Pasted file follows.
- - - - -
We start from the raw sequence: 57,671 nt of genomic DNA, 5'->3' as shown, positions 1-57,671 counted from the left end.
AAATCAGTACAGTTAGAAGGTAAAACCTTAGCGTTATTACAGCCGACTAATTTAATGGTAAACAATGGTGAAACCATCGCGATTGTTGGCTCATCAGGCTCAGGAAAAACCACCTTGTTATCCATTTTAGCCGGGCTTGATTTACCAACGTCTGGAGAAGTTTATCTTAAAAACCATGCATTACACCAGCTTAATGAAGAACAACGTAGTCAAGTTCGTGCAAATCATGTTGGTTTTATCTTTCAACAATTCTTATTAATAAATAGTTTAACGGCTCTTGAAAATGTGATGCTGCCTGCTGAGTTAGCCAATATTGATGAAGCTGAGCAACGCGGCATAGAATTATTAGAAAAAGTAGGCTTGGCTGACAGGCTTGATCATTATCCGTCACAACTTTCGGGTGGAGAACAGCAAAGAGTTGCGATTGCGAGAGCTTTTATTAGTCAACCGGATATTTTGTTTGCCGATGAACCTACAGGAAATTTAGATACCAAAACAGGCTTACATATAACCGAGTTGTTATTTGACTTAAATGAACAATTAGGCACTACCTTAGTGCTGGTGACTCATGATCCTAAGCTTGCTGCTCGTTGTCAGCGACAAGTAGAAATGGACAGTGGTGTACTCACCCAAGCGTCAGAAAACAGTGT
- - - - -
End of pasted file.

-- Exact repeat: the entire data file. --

We start from the raw sequence: 57,671 nt of genomic DNA, 5'->3' as shown, positions 1-57,671 counted from the left end.
AAATCAGTACAGTTAGAAGGTAAAACCTTAGCGTTATTACAGCCGACTAATTTAATGGTAAACAATGGTGAAACCATCGCGATTGTTGGCTCATCAGGCTCAGGAAAAACCACCTTGTTATCCATTTTAGCCGGGCTTGATTTACCAACGTCTGGAGAAGTTTATCTTAAAAACCATGCATTACACCAGCTTAATGAAGAACAACGTAGTCAAGTTCGTGCAAATCATGTTGGTTTTATCTTTCAACAATTCTTATTAATAAATAGTTTAACGGCTCTTGAAAATGTGATGCTGCCTGCTGAGTTAGCCAATATTGATGAAGCTGAGCAACGCGGCATAGAATTATTAGAAAAAGTAGGCTTGGCTGACAGGCTTGATCATTATCCGTCACAACTTTCGGGTGGAGAACAGCAAAGAGTTGCGATTGCGAGAGCTTTTATTAGTCAACCGGATATTTTGTTTGCCGATGAACCTACAGGAAATTTAGATACCAAAACAGGCTTACATATAACCGAGTTGTTATTTGACTTAAATGAACAATTAGGCACTACCTTAGTGCTGGTGACTCATGATCCTAAGCTTGCTGCTCGTTGTCAGCGACAAGTAGAAATGGACAGTGGTGTACTCACCCAAGCGTCAGAAAACAGTGT